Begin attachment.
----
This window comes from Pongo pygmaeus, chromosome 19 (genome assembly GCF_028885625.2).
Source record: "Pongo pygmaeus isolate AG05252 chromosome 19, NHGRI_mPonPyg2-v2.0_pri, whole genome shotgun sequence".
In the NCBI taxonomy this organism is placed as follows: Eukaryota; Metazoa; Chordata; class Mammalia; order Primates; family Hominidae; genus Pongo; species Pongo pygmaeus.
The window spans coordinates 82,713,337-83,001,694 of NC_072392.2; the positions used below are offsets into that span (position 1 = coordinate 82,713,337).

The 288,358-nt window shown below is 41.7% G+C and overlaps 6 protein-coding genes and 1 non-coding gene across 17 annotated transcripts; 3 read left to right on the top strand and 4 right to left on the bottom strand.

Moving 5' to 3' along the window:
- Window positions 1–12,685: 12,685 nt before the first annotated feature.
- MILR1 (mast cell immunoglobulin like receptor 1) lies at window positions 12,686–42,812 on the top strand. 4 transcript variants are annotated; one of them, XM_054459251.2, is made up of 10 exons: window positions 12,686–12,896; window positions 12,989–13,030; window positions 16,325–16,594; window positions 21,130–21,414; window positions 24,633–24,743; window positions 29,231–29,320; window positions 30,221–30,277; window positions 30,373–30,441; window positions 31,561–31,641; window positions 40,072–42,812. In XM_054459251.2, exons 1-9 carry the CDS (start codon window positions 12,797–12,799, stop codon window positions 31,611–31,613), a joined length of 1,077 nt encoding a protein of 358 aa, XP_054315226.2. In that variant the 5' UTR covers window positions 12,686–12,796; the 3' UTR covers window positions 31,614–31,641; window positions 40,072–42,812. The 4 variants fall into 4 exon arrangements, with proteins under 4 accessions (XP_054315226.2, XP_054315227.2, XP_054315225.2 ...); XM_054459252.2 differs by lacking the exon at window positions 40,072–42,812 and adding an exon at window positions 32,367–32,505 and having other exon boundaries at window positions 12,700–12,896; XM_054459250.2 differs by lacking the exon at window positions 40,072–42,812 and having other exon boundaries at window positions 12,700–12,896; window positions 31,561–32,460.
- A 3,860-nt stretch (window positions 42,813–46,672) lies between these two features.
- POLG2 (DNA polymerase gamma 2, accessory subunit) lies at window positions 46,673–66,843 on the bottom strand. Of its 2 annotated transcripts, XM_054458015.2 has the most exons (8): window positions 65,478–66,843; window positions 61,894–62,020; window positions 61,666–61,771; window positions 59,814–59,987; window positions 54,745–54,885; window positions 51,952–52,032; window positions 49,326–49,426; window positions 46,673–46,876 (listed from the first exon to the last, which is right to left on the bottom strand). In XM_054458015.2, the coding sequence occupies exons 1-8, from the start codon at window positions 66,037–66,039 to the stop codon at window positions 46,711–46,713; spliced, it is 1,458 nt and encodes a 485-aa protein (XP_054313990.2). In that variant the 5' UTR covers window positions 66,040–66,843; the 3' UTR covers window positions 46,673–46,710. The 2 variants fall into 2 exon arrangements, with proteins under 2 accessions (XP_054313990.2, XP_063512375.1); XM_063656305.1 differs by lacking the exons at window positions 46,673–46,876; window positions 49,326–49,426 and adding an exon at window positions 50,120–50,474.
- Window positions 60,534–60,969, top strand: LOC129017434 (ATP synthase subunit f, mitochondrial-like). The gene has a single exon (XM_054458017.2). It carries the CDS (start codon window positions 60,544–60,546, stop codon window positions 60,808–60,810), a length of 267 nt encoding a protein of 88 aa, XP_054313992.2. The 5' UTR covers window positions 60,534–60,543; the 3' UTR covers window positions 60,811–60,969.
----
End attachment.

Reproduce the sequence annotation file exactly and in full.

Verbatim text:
This window comes from Pongo pygmaeus, chromosome 19 (genome assembly GCF_028885625.2).
Source record: "Pongo pygmaeus isolate AG05252 chromosome 19, NHGRI_mPonPyg2-v2.0_pri, whole genome shotgun sequence".
In the NCBI taxonomy this organism is placed as follows: Eukaryota; Metazoa; Chordata; class Mammalia; order Primates; family Hominidae; genus Pongo; species Pongo pygmaeus.
The window spans coordinates 82,713,337-83,001,694 of NC_072392.2; the positions used below are offsets into that span (position 1 = coordinate 82,713,337).

The 288,358-nt window shown below is 41.7% G+C and overlaps 6 protein-coding genes and 1 non-coding gene across 17 annotated transcripts; 3 read left to right on the top strand and 4 right to left on the bottom strand.

Moving 5' to 3' along the window:
- Window positions 1–12,685: 12,685 nt before the first annotated feature.
- MILR1 (mast cell immunoglobulin like receptor 1) lies at window positions 12,686–42,812 on the top strand. 4 transcript variants are annotated; one of them, XM_054459251.2, is made up of 10 exons: window positions 12,686–12,896; window positions 12,989–13,030; window positions 16,325–16,594; window positions 21,130–21,414; window positions 24,633–24,743; window positions 29,231–29,320; window positions 30,221–30,277; window positions 30,373–30,441; window positions 31,561–31,641; window positions 40,072–42,812. In XM_054459251.2, exons 1-9 carry the CDS (start codon window positions 12,797–12,799, stop codon window positions 31,611–31,613), a joined length of 1,077 nt encoding a protein of 358 aa, XP_054315226.2. In that variant the 5' UTR covers window positions 12,686–12,796; the 3' UTR covers window positions 31,614–31,641; window positions 40,072–42,812. The 4 variants fall into 4 exon arrangements, with proteins under 4 accessions (XP_054315226.2, XP_054315227.2, XP_054315225.2 ...); XM_054459252.2 differs by lacking the exon at window positions 40,072–42,812 and adding an exon at window positions 32,367–32,505 and having other exon boundaries at window positions 12,700–12,896; XM_054459250.2 differs by lacking the exon at window positions 40,072–42,812 and having other exon boundaries at window positions 12,700–12,896; window positions 31,561–32,460.
- A 3,860-nt stretch (window positions 42,813–46,672) lies between these two features.
- POLG2 (DNA polymerase gamma 2, accessory subunit) lies at window positions 46,673–66,843 on the bottom strand. Of its 2 annotated transcripts, XM_054458015.2 has the most exons (8): window positions 65,478–66,843; window positions 61,894–62,020; window positions 61,666–61,771; window positions 59,814–59,987; window positions 54,745–54,885; window positions 51,952–52,032; window positions 49,326–49,426; window positions 46,673–46,876 (listed from the first exon to the last, which is right to left on the bottom strand). In XM_054458015.2, the coding sequence occupies exons 1-8, from the start codon at window positions 66,037–66,039 to the stop codon at window positions 46,711–46,713; spliced, it is 1,458 nt and encodes a 485-aa protein (XP_054313990.2). In that variant the 5' UTR covers window positions 66,040–66,843; the 3' UTR covers window positions 46,673–46,710. The 2 variants fall into 2 exon arrangements, with proteins under 2 accessions (XP_054313990.2, XP_063512375.1); XM_063656305.1 differs by lacking the exons at window positions 46,673–46,876; window positions 49,326–49,426 and adding an exon at window positions 50,120–50,474.
- Window positions 60,534–60,969, top strand: LOC129017434 (ATP synthase subunit f, mitochondrial-like). The gene has a single exon (XM_054458017.2). It carries the CDS (start codon window positions 60,544–60,546, stop codon window positions 60,808–60,810), a length of 267 nt encoding a protein of 88 aa, XP_054313992.2. The 5' UTR covers window positions 60,534–60,543; the 3' UTR covers window positions 60,811–60,969.